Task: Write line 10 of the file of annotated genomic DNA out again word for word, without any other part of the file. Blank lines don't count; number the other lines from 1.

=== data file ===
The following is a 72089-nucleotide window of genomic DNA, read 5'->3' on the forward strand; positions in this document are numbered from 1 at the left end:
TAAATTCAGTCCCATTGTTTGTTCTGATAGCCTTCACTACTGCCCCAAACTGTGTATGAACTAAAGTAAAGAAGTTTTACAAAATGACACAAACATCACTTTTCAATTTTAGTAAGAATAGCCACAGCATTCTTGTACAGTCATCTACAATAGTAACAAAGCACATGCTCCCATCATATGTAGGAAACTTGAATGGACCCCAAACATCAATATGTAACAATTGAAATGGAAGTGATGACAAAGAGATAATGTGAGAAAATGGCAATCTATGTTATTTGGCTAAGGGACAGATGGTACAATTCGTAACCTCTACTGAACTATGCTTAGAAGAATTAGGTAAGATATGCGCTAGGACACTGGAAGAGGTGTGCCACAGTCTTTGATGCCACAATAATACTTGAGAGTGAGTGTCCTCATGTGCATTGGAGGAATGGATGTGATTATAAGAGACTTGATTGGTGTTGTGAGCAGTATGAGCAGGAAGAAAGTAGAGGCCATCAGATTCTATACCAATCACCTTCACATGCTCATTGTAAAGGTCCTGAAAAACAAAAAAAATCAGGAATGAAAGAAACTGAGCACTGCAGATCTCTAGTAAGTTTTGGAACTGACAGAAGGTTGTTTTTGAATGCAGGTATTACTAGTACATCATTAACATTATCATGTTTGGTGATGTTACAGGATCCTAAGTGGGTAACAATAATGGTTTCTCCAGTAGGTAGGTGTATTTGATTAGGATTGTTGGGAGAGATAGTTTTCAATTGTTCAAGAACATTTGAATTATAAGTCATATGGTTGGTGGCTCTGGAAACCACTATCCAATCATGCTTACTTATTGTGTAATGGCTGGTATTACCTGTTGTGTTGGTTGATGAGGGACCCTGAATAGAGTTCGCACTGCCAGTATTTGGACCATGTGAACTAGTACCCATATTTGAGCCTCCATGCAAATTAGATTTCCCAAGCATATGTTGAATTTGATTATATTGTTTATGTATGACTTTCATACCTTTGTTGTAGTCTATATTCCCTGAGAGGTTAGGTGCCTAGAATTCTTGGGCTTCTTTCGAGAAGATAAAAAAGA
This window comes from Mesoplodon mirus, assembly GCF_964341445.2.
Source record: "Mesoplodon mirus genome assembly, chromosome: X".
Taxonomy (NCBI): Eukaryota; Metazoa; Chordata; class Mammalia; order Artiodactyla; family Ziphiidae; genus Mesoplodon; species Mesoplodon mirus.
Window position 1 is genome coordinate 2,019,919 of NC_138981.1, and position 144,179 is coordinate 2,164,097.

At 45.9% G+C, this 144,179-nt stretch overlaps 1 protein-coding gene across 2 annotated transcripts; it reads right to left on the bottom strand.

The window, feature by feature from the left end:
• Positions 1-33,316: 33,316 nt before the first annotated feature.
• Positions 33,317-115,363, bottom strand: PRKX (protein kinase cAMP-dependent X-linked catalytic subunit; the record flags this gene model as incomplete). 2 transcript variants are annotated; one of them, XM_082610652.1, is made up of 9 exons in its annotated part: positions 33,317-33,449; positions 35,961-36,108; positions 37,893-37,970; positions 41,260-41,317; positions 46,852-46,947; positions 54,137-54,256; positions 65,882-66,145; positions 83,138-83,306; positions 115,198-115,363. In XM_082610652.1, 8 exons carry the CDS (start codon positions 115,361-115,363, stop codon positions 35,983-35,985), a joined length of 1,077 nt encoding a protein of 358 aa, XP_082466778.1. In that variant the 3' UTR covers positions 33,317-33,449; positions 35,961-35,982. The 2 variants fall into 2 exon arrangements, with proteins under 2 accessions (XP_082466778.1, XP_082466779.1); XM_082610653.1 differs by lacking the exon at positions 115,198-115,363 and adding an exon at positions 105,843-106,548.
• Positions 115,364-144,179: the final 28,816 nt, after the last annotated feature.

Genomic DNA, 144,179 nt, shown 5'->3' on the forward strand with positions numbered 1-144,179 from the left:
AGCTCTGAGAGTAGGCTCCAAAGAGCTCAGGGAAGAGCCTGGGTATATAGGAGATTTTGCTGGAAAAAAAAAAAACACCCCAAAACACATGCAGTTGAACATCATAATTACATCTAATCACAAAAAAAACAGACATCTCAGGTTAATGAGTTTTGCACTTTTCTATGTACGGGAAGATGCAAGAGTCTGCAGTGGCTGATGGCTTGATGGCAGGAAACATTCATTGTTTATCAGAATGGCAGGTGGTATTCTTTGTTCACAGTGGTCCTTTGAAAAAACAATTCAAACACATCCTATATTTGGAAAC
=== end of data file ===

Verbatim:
• Positions 33,317-115,363, bottom strand: PRKX (protein kinase cAMP-dependent X-linked catalytic subunit; the record flags this gene model as incomplete). 2 transcript variants are annotated; one of them, XM_082610652.1, is made up of 9 exons in its annotated part: positions 33,317-33,449; positions 35,961-36,108; positions 37,893-37,970; positions 41,260-41,317; positions 46,852-46,947; positions 54,137-54,256; positions 65,882-66,145; positions 83,138-83,306; positions 115,198-115,363. In XM_082610652.1, 8 exons carry the CDS (start codon positions 115,361-115,363, stop codon positions 35,983-35,985), a joined length of 1,077 nt encoding a protein of 358 aa, XP_082466778.1. In that variant the 3' UTR covers positions 33,317-33,449; positions 35,961-35,982. The 2 variants fall into 2 exon arrangements, with proteins under 2 accessions (XP_082466778.1, XP_082466779.1); XM_082610653.1 differs by lacking the exon at positions 115,198-115,363 and adding an exon at positions 105,843-106,548.